To say that the aftermath of the Uri attack has created friction between India and Pakistan would be an understatement. What followed was a diplomatic battle at the United Nations, a surgical strike conducted by India, a ban placed on Pakistani artistes in Bollywood and plenty of war-mongering on social media.
But amidst the calls for blood, there were a few voices still asking for peace and condemning the celebration of death and destruction. One such voice belongs to Alizay Jaffer, a woman from Pakistan who wrote a Facebook post on September 29 about the rising tension between the neighbours.
She writes about how people across the border in both countries have a "strange affinity" with each other, much like fighting siblings who often exchange roles and enjoy cultural similarities despite themselves.
Here is the text of her post, reproduced in full.
Itâ€™s strange, this affinity with India. I find myself getting increasingly upset at the abuse and hatred tossed from one border to another, with little rationale apart from the 69 year old chips on our shoulders. These chips have, over time, turned into boulders, and who doesnâ€™t crumble under the weight of those?
Itâ€™s very strange, this affinity with India. When Amitabh Bachchan is in the hospital, we pray for his good health; when Ranbir Kapoorâ€™s film is a hit, weâ€™re prouder than Neetu and Rishi; we never deny that no one brings romance to life like the voices of Kishore and Rafi; they are in unanimous agreement that their local music scene is not a patch on ours; if we happen to interact abroad, theyâ€™re the only pardesis we include in the â€˜desiâ€™ category; their monuments carry our history; our language carries their roots.
Itâ€™s far too strange, this affinity with India. Like siblings, we retaliate to each otherâ€™s provocations. Ultimately, we both share the label of being impulsive and emotional in our responses to one another â€“ â€˜Look at what youâ€™re doing in Kashmirâ€™ â€˜Hah, look at what youâ€™re doing in Balochistanâ€™; â€˜You attacked us first in Uriâ€™ â€˜Have you forgotten about Kargilâ€™?; â€˜You started it!â€™ â€˜No! You started it!â€™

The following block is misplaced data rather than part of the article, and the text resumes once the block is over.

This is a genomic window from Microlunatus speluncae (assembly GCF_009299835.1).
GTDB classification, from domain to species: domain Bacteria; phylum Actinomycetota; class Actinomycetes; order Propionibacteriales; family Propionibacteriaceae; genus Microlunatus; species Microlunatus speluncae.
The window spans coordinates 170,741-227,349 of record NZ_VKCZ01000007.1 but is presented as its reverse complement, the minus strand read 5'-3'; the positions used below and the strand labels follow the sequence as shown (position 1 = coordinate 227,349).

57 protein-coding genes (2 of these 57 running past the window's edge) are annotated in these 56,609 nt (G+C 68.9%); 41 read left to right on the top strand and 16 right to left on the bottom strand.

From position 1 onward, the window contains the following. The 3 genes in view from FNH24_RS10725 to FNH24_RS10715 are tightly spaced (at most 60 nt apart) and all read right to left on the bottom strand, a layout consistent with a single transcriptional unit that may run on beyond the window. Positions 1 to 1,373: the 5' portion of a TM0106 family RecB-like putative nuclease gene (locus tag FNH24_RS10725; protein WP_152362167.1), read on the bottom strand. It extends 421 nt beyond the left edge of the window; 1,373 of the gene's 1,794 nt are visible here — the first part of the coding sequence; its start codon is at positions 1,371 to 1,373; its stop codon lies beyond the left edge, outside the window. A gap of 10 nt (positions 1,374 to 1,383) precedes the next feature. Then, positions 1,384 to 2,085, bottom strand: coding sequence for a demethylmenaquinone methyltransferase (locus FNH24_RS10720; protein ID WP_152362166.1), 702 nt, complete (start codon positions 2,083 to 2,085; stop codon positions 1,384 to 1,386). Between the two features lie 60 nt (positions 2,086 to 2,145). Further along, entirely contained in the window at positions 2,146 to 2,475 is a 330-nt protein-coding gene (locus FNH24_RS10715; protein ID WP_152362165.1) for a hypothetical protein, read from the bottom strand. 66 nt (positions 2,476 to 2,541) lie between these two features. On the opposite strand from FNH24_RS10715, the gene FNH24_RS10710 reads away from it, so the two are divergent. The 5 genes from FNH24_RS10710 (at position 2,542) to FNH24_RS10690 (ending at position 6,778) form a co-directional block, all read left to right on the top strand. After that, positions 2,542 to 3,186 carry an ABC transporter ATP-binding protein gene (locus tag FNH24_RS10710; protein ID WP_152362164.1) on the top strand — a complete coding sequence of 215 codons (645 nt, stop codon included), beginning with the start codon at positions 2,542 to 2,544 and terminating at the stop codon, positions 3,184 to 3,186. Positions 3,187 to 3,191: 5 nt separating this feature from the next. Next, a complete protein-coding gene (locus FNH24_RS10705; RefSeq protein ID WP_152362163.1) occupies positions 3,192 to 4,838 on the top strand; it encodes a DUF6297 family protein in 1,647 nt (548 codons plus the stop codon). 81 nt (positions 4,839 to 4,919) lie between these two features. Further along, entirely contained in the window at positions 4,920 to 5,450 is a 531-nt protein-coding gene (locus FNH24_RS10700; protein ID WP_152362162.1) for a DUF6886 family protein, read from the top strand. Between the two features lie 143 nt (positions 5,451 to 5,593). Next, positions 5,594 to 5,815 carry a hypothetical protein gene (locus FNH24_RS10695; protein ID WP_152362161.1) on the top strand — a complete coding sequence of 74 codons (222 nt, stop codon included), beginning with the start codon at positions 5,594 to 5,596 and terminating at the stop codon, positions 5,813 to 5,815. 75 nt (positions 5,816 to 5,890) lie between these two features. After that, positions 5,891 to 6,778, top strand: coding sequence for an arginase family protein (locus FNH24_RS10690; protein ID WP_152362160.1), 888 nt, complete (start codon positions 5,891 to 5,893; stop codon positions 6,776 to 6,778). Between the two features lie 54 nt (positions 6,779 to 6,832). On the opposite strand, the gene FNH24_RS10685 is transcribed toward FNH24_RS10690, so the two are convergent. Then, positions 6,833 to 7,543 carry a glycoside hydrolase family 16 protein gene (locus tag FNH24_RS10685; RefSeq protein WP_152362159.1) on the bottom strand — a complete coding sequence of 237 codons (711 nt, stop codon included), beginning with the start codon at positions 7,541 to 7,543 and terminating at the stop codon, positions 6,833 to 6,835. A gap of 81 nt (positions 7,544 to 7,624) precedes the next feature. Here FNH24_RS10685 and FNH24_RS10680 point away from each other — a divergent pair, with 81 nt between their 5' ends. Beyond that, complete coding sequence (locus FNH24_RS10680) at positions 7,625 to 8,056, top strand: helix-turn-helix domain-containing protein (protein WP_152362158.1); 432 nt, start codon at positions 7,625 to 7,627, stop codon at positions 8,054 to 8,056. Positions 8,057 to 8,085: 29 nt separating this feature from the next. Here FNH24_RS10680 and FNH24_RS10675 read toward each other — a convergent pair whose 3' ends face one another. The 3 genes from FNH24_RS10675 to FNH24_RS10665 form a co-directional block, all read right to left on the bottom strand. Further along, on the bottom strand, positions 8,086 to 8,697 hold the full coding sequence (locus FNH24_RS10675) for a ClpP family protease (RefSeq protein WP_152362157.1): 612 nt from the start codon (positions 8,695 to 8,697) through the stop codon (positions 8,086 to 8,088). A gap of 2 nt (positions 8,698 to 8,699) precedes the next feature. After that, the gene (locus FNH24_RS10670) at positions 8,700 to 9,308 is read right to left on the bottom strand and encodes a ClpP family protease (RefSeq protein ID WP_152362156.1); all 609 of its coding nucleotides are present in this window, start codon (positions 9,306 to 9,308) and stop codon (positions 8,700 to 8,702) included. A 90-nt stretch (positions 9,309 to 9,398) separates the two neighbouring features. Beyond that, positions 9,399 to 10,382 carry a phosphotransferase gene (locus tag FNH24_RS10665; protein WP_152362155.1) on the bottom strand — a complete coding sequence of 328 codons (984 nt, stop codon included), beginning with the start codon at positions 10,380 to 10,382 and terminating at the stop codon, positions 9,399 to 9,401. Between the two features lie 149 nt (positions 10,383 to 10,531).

Like orphaned trust fund babies, we feel entitled yet have no idea how to cope. They neither acknowledge nor respond to Muslims being massacred for eating beef in Gujrat, for instance, and we? We turn a blind eye to Christians and Hindus being physically assaulted for eating before Iftar in Ramzan. Theyâ€™re destroying Kashmir, we say, Kashmiris have a right to be independent (or choose us, of course), but we forget how we throttled Bangladesh â€“ why should a Bengali speaking majority not accept Urdu as its national language? We never speak about that, do we? Too soon, perhaps.
When I think about some of my best days and nights in the last ten years, more than 50% of them were spent with my brothers and sisters from across the border; sharing a meal, listening to music, discussing politics, or anything but; laughing, dancing, singing; but most importantly, completely aware yet in vehement passive rebellion against the lines that keep us apart.
Come to think of it now, it isnâ€™t strange at all, this affinity with India. Our proverbial Lord and Master, the gargantuan power that rules us, â€˜The Westâ€™, is an absentee parent; one weâ€™re constantly trying to please but one who never really loved us anyway. If there is anyone for us, itâ€™s each other. Whatâ€™s strange is our reluctance to acknowledge this.
Whatâ€™s strange is the burden we carry of decisions made in our pasts, based on an entirely different socio-political context, when a common, exploitative antagonist made sure we saw each other as the aggressor, and boy, did we fall for it. Whatâ€™s strange is our prolonged blindness to the immense opportunities that lie before us as a unit, and the vast desolation that lies before us as enemies.
The strangest thing about our relationship, in fact, is our propensity to change roles. To the world, most of the time, we are siblings; constantly at loggerheads, trying to get into daddyâ€™s good books so that he may buy us a toy, or take us for a drive, or better yet, increase our allowance. Other times, we are like a divorced couple, sharing space, constantly bickering over who lost out in the settlement, unable to finally come to terms with the fact that we are no longer together. It seems the scars of our separation are still so ripe, so painful, that they canâ€™t accept that we left, and we canâ€™t accept that they let us leave. In an event like this, we only find solace in making sure the other is just as hurt as we are, so we put in our all our resources, our best efforts, to do exactly that.